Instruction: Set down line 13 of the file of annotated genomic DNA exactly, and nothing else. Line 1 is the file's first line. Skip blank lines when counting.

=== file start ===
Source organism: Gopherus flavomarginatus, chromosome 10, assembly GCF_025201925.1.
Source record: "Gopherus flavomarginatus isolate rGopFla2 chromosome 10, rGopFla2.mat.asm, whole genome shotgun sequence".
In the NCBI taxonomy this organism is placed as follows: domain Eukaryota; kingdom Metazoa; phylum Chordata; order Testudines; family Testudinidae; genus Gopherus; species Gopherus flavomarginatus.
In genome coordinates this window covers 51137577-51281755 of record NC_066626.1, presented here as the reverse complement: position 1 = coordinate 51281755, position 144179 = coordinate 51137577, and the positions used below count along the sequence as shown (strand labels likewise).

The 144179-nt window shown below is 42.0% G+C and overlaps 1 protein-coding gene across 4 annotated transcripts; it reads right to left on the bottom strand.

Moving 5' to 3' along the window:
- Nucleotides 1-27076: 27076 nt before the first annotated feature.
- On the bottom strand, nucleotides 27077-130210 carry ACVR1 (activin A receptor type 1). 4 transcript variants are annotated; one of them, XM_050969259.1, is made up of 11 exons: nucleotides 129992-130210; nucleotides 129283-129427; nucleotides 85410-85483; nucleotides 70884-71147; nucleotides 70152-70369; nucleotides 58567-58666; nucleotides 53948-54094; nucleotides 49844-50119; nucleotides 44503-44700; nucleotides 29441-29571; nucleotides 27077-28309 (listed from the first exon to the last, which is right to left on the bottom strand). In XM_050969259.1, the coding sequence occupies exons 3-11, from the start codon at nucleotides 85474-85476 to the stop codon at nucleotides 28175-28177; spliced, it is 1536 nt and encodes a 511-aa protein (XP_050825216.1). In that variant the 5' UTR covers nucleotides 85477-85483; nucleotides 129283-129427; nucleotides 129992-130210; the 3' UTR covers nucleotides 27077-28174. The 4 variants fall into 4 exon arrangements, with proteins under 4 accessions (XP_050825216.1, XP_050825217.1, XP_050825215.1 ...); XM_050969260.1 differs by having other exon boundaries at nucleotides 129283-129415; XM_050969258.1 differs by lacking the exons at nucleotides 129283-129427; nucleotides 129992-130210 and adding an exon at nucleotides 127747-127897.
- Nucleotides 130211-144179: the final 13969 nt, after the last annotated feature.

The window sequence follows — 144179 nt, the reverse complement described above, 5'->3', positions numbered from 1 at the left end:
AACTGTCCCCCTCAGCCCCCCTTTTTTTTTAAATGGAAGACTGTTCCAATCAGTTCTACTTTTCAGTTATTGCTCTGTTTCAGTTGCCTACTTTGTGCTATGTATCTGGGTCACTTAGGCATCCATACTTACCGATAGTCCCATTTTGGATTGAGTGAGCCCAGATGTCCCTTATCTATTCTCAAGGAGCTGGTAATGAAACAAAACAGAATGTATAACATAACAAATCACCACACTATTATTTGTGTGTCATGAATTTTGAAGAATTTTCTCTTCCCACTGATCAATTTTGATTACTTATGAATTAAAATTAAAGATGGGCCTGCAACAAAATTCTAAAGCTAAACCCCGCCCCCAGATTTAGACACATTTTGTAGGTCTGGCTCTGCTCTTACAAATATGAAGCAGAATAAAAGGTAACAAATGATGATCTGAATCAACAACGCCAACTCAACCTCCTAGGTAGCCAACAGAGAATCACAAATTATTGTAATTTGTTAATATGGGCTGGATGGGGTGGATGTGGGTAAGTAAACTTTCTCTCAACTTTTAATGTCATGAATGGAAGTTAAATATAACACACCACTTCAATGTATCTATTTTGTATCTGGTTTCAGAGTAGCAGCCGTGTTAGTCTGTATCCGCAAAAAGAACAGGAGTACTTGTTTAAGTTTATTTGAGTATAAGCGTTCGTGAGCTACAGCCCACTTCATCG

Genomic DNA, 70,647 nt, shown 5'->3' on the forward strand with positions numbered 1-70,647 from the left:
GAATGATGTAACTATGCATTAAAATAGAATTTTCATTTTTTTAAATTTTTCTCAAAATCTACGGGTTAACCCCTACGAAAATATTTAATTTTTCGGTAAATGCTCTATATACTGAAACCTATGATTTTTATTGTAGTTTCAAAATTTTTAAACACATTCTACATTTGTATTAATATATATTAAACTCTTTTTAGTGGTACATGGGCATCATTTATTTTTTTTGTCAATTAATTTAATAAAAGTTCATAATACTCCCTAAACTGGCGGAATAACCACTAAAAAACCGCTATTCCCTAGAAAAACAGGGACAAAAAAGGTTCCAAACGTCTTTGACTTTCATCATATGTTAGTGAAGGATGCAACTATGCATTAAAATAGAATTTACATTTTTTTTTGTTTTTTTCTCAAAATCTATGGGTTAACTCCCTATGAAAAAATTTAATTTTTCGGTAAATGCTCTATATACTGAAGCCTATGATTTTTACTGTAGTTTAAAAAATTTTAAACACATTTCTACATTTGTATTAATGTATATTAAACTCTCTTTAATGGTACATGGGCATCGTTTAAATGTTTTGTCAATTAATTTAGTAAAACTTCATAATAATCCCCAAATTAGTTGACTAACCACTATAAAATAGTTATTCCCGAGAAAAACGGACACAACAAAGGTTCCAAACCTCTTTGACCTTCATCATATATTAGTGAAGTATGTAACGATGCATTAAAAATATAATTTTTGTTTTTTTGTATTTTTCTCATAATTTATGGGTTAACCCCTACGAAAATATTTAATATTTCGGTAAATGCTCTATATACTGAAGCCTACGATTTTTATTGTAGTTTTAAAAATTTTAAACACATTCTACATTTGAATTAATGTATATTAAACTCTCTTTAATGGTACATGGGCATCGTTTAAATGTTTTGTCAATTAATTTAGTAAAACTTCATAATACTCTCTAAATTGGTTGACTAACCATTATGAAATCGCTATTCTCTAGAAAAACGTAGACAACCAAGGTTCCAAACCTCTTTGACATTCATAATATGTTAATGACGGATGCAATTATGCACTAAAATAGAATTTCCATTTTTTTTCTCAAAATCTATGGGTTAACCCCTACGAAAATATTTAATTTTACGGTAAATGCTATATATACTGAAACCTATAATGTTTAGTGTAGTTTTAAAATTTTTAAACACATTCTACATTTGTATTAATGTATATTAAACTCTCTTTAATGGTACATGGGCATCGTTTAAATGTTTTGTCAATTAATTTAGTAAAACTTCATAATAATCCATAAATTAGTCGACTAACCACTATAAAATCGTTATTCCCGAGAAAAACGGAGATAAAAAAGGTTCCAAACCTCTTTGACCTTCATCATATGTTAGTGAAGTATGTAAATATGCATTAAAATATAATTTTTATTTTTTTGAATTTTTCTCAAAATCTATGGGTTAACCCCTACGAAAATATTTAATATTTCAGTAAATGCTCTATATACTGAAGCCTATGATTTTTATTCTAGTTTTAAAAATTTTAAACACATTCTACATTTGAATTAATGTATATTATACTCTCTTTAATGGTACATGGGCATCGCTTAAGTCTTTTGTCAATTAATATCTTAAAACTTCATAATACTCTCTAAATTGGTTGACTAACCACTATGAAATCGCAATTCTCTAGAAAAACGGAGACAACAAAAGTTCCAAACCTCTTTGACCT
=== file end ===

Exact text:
GAATGATGTAACTATGCATTAAAATAGAATTTTCATTTTTTTAAATTTTTCTCAAAATCTACGGGTTAACCCCTACGAAAATATTTAATTTTTCGGTAAATGCTCTATATACTGAAACCTATGATTTTTATTGTAGTTTCAAAATTTTTAAACACATTCTACATTTGTATTAATATATATTAAACTCTTTTTAGTGGTACATGGGCATCATTTATTTTTTTTGTCAATTAATTTAATAAAAGTTCATAATACTCCCTAAACTGGCGGAATAACCACTAAAAAACCGCTATTCCCTAGAAAAACAGGGACAAAAAAGGTTCCAAACGTCTTTGACTTTCATCATATGTTAGTGAAGGATGCAACTATGCATTAAAATAGAATTTACATTTTTTTTTGTTTTTTTCTCAAAATCTATGGGTTAACTCCCTATGAAAAAATTTAATTTTTCGGTAAATGCTCTATATACTGAAGCCTATGATTTTTACTGTAGTTTAAAAAATTTTAAACACATTTCTACATTTGTATTAATGTATATTAAACTCTCTTTAATGGTACATGGGCATCGTTTAAATGTTTTGTCAATTAATTTAGTAAAACTTCATAATAATCCCCAAATTAGTTGACTAACCACTATAAAATAGTTATTCCCGAGAAAAACGGACACAACAAAGGTTCCAAACCTCTTTGACCTTCATCATATATTAGTGAAGTATGTAACGATGCATTAAAAATATAATTTTTGTTTTTTTGTATTTTTCTCATAATTTATGGGTTAACCCCTACGAAAATATTTAATATTTCGGTAAATGCTCTATATACTGAAGCCTACGATTTTTATTGTAGTTTTAAAAATTTTAAACACATTCTACATTTGAATTAATGTATATTAAACTCTCTTTAATGGTACATGGGCATCGTTTAAATGTTTTGTCAATTAATTTAGTAAAACTTCATAATACTCTCTAAATTGGTTGACTAACCATTATGAAATCGCTATTCTCTAGAAAAACGTAGACAACCAAGGTTCCAAACCTCTTTGACATTCATAATATGTTAATGACGGATGCAATTATGCACTAAAATAGAATTTCCATTTTTTTTCTCAAAATCTATGGGTTAACCCCTACGAAAATATTTAATTTTACGGTAAATGCTATATATACTGAAACCTATAATGTTTAGTGTAGTTTTAAAATTTTTAAACACATTCTACATTTGTATTAATGTATATTAAACTCTCTTTAATGGTACATGGGCATCGTTTAAATGTTTTGTCAATTAATTTAGTAAAACTTCATAATAATCCATAAATTAGTCGACTAACCACTATAAAATCGTTATTCCCGAGAAAAACGGAGATAAAAAAGGTTCCAAACCTCTTTGACCTTCATCATATGTTAGTGAAGTATGTAAATATGCATTAAAATATAATTTTTATTTTTTTGAATTTTTCTCAAAATCTATGGGTTAACCCCTACGAAAATATTTAATATTTCAGTAAATGCTCTATATACTGAAGCCTATGATTTTTATTCTAGTTTTAAAAATTTTAAACACATTCTACATTTGAATTAATGTATATTATACTCTCTTTAATGGTACATGGGCATCGCTTAAGTCTTTTGTCAATTAATATCTTAAAACTTCATAATACTCTCTAAATTGGTTGACTAACCACTATGAAATCGCAATTCTCTAGAAAAACGGAGACAACAAAAGTTCCAAACCTCTTTGACCT